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Mr Gay Syria highlights plight of gay Syrian refugees

17/9/2017

 

A refugee of the country's devastating civil war, Sabat hides his sexuality from his conservative family and has a child.  

 

 

In the documentary Mr Gay Syria, he explains why he chose to compete: "Since I was born, I've been wearing a mask. But now I need to show my real face. If I don't, I'll be in despair forever."

 

However, he adds: "I worry that I might lose my parents."

 

Sabat is one of an estimated 1900 lesbian, gay, bisexual, trans, and intersex (LGBTI) refugees who live in Turkey – where homosexuality is not outlawed.

 

However, the community lives precariously as filmmaker Ayse Toprak suggests in her documentary, which shows police violently disrupting a Gay Pride parade.

 

"Rejected by both their own communities and by the Turkish society at large, they have difficulty finding housing and jobs," she says. "They live in shared flats, work at gay hamams, do night shifts at hotels, end up selling drugs or becoming sex workers. And sometimes all this can get life threatening. Last winter, for example, two gay Syrians were killed at their jobs."

 

Mr Gay Syria is one of 50 films from 20 countries that will screen in Australia's Antenna Documentary Film Festival in October.

 

Festival director David Rokach said the documentary sheds light on two important issues: "The common narratives we have about what is it to be a refugee and what is it to to be gay in the Arab world, are usually superficial and two-dimensional and I thought that Ayse did a great job painting a much more complex picture."

 

Mr Gay Syria portrays a community that had been overlooked, he says, "showing us these young people as they fight for the right to love and enjoy their lives".

 

The documentary depicts the lives of LGBTI Syrians in Istanbul as they compete for a place in the Mr Gay World competition in Malta in 2016.

 

The contest was organised by fellow Syrian refugee living in Berlin, Mahmoud Hassino, to highlight the plight of gay refugees.

 

Hassino was a gay rights activist and the founder of Syria's first queer magazine, who had been "out" publicly since 2005. He left Syria in 2011 fearing for his safety under the Assad regime, "but not because of my sexuality," he says. "It was because of my political involvement."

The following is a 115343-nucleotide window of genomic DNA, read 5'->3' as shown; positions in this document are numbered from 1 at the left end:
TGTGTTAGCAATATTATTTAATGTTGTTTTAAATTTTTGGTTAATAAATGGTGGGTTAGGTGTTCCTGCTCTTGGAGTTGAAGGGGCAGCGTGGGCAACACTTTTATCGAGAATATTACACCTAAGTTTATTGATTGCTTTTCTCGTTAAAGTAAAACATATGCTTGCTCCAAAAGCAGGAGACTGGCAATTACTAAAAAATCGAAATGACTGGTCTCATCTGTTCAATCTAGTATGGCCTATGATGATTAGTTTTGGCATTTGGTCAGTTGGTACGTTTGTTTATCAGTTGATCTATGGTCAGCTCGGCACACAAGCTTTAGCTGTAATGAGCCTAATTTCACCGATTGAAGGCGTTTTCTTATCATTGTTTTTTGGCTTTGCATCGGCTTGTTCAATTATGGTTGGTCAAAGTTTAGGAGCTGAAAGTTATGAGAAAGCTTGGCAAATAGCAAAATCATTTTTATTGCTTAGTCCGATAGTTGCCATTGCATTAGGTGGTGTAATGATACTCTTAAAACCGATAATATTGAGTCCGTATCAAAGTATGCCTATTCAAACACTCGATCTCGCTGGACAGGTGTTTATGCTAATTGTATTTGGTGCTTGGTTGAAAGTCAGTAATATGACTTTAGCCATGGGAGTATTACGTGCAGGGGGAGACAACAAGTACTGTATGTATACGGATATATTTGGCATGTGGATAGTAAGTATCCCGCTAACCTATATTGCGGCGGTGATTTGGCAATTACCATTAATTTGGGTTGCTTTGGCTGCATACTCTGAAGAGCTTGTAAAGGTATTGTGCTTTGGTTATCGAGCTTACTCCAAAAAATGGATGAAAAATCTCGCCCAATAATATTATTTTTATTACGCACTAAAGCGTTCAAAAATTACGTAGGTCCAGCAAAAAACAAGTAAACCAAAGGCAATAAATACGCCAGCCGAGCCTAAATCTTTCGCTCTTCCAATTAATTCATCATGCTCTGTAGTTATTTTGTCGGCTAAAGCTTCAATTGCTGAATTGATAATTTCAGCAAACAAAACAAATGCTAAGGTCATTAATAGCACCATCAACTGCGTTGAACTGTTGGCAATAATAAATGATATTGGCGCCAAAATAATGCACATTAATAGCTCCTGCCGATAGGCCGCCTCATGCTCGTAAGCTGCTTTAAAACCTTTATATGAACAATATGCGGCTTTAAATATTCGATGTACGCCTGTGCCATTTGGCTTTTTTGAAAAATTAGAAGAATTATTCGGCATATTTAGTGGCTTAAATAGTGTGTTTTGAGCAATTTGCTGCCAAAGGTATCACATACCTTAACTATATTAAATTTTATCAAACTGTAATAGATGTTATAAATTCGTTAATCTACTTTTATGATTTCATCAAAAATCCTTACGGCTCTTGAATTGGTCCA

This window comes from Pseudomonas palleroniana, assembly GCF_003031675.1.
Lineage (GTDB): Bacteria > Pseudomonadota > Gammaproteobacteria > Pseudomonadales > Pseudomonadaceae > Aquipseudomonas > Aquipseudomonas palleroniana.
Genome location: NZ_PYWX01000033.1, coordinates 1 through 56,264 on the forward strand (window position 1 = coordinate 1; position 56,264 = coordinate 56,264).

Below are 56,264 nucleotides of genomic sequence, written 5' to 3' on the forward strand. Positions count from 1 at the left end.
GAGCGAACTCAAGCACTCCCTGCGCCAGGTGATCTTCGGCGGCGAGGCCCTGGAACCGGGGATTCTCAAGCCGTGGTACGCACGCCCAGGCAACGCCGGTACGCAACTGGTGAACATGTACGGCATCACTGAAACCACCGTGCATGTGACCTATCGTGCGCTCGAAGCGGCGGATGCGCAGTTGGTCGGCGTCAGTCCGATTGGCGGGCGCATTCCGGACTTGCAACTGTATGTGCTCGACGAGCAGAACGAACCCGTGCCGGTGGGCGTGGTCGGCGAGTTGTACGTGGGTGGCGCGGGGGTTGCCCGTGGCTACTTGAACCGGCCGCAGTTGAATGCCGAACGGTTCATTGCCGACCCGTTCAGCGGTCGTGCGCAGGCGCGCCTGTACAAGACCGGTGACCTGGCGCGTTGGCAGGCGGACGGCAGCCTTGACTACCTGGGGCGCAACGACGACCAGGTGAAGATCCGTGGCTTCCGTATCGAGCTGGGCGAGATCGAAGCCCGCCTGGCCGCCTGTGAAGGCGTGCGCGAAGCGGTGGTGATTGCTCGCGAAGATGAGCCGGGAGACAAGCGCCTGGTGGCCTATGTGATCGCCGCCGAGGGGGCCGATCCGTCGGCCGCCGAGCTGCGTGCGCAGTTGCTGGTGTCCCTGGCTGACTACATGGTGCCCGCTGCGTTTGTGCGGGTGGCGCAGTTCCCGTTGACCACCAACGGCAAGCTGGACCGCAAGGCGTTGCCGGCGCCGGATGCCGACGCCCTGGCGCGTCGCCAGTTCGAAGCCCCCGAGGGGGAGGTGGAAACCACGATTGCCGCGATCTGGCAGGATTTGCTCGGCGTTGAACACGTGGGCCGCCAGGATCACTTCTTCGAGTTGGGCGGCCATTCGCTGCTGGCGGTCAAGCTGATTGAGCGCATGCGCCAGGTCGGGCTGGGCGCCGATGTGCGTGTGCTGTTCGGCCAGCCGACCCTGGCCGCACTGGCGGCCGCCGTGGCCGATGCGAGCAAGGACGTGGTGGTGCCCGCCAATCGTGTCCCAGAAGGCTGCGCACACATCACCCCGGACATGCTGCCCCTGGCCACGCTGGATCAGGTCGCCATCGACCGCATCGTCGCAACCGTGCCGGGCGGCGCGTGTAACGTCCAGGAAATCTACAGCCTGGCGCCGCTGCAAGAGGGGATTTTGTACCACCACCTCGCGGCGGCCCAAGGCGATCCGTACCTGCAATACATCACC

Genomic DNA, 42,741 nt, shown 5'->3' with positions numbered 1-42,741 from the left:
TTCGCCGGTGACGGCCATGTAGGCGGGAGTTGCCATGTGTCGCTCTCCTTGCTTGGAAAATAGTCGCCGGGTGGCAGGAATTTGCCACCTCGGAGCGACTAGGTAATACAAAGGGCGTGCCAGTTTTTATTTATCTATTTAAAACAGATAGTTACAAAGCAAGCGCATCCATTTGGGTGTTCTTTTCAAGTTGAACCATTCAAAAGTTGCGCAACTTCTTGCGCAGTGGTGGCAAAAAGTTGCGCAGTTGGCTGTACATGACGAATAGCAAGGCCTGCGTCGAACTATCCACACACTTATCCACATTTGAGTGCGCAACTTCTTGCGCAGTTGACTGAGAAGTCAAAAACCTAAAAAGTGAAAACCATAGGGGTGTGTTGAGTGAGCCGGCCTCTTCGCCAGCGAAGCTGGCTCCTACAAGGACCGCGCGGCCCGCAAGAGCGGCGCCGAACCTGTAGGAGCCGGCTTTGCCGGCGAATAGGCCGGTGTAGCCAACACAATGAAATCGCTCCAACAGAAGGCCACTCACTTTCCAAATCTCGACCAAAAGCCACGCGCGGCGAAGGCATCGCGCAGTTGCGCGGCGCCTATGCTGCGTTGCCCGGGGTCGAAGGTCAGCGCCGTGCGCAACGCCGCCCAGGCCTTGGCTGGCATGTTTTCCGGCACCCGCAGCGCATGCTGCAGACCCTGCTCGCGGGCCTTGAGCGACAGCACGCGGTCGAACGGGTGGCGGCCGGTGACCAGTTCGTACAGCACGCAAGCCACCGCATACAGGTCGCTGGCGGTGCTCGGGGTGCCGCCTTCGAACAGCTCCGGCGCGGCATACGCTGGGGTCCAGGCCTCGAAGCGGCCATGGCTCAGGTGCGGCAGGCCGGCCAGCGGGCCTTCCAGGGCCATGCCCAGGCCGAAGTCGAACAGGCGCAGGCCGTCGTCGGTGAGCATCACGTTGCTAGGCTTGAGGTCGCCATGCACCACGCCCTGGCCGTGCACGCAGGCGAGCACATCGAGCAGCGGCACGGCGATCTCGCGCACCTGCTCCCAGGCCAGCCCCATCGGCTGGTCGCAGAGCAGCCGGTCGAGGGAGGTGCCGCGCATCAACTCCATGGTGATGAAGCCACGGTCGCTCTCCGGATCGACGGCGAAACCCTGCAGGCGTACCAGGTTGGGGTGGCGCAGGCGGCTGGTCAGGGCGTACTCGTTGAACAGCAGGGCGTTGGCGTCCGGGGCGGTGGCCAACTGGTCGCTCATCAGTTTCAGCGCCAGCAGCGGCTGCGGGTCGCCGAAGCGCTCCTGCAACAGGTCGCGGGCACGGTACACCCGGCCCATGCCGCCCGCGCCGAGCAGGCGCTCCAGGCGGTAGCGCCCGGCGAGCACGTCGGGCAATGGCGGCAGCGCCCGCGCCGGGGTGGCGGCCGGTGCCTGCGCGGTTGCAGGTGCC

"As homosexuality is criminalised and since freedom of expression didn't exist under Assad's dictatorship, leaving was the only choice at that point," he says.

 

Sabat's victory in the Mr Gay Syria contest turns sour when he discovers the travel restrictions suffered by Syrian refugees prevent him from travelling to Malta.

 

Asked if he wants a tissue, Sabat replies: "I not going to cry."

 

Toprak says: "He was quite upset by it. But he also knew that regardless of the rejection, life goes on, and even if it gets more and more difficult, he'll pull through these tough times."

 

Hassino says the plight of gay and lesbian people in Syria differs according to which group is in control.

 

"In the regime-controlled areas, arrests against LGBTI people never stopped, but the situation got worse with the pro-regime militias, which extort, torture, and kill LGBTI people at checkpoints," he says.

 

"Before the Free Syrian Army lost its control over many areas, the LGBTI rights violations were almost non-existent there. Gay killings started with the Al-Qaeda and IS and also in Kurdish controlled areas. The Islamist groups killed in the name of religion and the Kurdish ones killed in the name of traditions."

 

Across the Middle East, Hassino says many LGBTI people suffered from hate crimes: "Even Turkey where there is no law against homosexuality but there are no anti-discrimination laws that can protect the rights of LGBTI people."

 

However, Hassino says hostility towards the gay community can be found in all religions, not just Islam.

 

"One of my uncles is married to a Christian white American woman," he says. "She keeps posting photos from the Bible to justify her homophobia and transphobia, while my religious Muslim mother loved and accepted me.

 

"I was as naive as those people in the west until my mother and family surprised me with their love and acceptance. I am seeing the same hostility towards homosexuality in all religions."

 

 

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